While Saudi Arabia has led the world in oil production, the kingdom has trailed its Gulf neighbors in terms of harnessing that wealth to curb its dependence on hydrocarbons. Decades ago Kuwait, Qatar and the United Arab Emirates plowed their fortunes into sovereign wealth funds diversified investment vehicles that offer a line of defense against plunging crude oil prices. In a high-stakes game of catch-up, Saudi Prince Mohammed bin Salman announced in March a plan to transform an obscure state holding company into the worlds biggest sovereign wealth fund.
With $83.68 billion at the end of 2014, Saudi Arabias Public Investment Fund, which recently flexed its muscles with a $3.5 billion investment in Uber Technologies, has a long way to go before it takes the crown. The fund ranks No. 15 by assets in our 2016 ranking of the worlds largest sovereign wealth funds, as calculated by Institutional Investors Sovereign Wealth Center.
Its been a challenging year for both oil producers and global investors. The combined assets of the top 25 funds fell to $5.16 trillion from $5.21 trillion in our previous ranking. To put that in perspective, the combined loss of sovereign wealth is nearly equal to No. 21 on our list: the $54.89 billion Alaska Permanent Fund Corp. Nearly two thirds of these assets originally came from oil and gas revenues, and oil exporters the world over have started to lean on their rainy-day funds to plug growing budgetary holes. As sovereign funds have braced for withdrawals, asset managers are bracing for redemptions. You hear a lot of rumors in the industry, says Judith Posnikoff, a managing director at hedge fund of funds firm Pacific Alternative Asset Management. Every so often you see somebodys AUM drop, even a billion in a month, and people guess thats a sovereign fund pulling its allocation.
Last year Norway announced it would withdraw $570 million from the $855.3 billion Government Pension Fund Global, the worlds largest sovereign fund, in 2016, and the head of the central bank, which manages the fund, has said withdrawals could top $9 billion this year. Kazakhstans central bank plans to drain $28.8 billion from that countrys $65.75 billion National Fund to finance the governments deficit over the next three years. In February Fitch Ratings forecast that the Abu Dhabi Investment Authority, the worlds fourth-largest fund, would divert more than $20 billion this year to the emirates budget.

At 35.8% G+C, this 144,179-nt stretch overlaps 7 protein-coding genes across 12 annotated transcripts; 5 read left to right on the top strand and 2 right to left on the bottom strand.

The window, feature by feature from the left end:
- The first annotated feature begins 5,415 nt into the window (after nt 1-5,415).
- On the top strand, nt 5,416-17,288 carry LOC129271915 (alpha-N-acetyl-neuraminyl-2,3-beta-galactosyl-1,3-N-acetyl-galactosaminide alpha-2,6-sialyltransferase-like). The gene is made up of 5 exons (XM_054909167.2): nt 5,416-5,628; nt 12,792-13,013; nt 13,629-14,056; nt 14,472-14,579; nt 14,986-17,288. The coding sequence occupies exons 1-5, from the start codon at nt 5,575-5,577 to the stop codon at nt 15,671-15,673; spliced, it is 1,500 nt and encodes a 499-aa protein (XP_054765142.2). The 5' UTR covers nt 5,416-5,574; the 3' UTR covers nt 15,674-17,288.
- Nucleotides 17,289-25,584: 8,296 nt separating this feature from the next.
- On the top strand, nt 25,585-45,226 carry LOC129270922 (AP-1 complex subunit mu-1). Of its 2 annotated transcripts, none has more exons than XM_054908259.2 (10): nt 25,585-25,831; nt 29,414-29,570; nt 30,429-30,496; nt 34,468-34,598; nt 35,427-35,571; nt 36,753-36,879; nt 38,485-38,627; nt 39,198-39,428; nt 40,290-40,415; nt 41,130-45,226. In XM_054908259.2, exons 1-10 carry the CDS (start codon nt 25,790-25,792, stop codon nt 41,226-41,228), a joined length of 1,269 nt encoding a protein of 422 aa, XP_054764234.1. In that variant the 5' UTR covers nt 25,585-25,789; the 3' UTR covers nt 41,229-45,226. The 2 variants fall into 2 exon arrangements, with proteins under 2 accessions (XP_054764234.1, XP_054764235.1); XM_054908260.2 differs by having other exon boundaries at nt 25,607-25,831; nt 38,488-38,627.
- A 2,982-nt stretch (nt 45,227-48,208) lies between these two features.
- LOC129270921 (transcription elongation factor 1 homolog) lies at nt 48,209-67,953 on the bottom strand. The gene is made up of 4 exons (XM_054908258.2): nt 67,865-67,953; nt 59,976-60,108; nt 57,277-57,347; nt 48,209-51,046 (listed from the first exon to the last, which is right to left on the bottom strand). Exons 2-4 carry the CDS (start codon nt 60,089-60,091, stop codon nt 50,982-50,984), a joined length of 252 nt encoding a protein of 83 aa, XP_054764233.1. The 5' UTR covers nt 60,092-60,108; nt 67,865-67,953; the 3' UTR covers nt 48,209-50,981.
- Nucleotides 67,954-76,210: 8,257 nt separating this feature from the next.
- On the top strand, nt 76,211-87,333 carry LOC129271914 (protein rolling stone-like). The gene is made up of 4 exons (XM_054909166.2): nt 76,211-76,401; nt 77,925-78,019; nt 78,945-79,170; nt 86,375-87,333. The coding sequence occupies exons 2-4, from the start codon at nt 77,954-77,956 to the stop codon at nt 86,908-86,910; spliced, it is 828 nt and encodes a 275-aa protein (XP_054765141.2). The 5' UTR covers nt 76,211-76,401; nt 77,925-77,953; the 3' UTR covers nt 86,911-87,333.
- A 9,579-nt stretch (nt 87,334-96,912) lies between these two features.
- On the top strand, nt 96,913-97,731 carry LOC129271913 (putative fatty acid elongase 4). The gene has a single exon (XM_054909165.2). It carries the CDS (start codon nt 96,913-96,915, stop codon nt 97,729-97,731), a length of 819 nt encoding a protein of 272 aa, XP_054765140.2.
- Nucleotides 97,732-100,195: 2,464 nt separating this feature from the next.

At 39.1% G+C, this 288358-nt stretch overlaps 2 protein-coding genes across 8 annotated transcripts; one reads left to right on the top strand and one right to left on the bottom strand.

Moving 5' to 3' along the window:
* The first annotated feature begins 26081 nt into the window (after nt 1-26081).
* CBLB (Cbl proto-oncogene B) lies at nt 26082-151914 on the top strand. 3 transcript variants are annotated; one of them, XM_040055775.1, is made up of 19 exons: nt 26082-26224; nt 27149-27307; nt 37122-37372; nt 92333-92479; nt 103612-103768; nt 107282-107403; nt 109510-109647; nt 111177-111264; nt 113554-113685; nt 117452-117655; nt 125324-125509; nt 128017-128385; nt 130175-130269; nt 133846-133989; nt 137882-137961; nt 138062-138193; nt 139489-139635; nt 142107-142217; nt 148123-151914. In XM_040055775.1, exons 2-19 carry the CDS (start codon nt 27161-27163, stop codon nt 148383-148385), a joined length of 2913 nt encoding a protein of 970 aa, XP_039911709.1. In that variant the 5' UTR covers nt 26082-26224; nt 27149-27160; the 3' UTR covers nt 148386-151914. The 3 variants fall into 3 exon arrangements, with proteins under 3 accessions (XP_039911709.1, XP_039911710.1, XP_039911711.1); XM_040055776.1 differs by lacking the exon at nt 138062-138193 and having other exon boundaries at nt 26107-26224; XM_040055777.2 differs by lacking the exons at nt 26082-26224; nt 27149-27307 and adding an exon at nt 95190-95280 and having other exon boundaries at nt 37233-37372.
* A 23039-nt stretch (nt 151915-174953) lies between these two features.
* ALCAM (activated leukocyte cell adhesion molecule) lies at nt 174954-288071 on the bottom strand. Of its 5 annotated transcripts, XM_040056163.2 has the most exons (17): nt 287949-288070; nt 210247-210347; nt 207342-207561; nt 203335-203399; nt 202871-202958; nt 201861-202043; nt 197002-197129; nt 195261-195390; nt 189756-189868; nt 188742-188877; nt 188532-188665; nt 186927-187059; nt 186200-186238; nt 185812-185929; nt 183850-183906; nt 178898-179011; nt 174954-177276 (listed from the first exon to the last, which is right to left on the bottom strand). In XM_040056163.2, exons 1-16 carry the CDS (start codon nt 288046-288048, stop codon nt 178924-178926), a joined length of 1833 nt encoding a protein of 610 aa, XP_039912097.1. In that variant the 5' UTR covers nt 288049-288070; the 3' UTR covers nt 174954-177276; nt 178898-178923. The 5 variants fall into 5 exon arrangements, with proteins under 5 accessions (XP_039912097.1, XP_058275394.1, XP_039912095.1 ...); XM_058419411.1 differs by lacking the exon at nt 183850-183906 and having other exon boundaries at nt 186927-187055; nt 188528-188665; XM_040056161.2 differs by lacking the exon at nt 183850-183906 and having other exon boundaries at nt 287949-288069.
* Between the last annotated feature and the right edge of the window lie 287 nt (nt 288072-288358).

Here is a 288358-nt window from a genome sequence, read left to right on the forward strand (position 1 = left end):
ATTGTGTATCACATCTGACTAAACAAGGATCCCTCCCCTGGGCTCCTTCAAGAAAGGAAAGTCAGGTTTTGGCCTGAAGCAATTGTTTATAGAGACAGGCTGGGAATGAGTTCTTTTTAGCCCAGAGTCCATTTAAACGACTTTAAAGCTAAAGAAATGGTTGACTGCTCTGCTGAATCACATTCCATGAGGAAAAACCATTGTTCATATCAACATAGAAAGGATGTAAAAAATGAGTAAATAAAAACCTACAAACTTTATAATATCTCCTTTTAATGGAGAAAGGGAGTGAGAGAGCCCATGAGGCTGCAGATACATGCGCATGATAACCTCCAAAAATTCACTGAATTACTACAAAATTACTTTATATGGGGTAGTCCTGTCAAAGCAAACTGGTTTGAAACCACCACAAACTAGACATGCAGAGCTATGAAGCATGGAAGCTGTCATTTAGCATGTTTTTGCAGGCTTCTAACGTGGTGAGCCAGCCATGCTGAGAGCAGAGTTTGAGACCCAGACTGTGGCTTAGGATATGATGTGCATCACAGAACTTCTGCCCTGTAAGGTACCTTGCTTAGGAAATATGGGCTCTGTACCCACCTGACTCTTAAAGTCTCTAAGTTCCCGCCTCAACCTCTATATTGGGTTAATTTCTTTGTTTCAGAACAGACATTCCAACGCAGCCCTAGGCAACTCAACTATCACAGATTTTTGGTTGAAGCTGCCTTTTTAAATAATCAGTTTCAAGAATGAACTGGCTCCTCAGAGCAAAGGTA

Even those funds unthreatened by outflows had a tough time growing their assets in todays marketplace. Singapores $180 billion Temasek Holdings dropped 7.15 percent, its first loss in seven years. Likewise, the international portfolio of the China Investment Corp. now stands at $250 billion, down $7.6 billion since last year.
Forced selling by oil-based funds became a common hypothesis to explain the volatility that roiled world markets last winter. But these notoriously press-shy investors may have been scapegoats, warns Elliot Hentov, London-based head of policy and research for State Street Global Advisors official institutions group. They didnt wait until the last minute and yell sell over the phone to their brokers, says Hentov. Thats not how it works, which is what was implied with the accusation that they caused the volatility.
Despite whipsawing stock markets and pressure at home, overall confidence remains surprisingly high in the sovereign community, according to a June survey by Invesco. Post the financial crisis, a lot of the funds did a great deal of work on governance, risk management and so forth, says Alexander Millar, the London-based asset management firms head of EMEA sovereigns and Middle East and Africa institutional sales. This year tough times arrived, but they were more or less ready for it.
Follow Jess Delaney on Twitter at @jdelaney_NYC.
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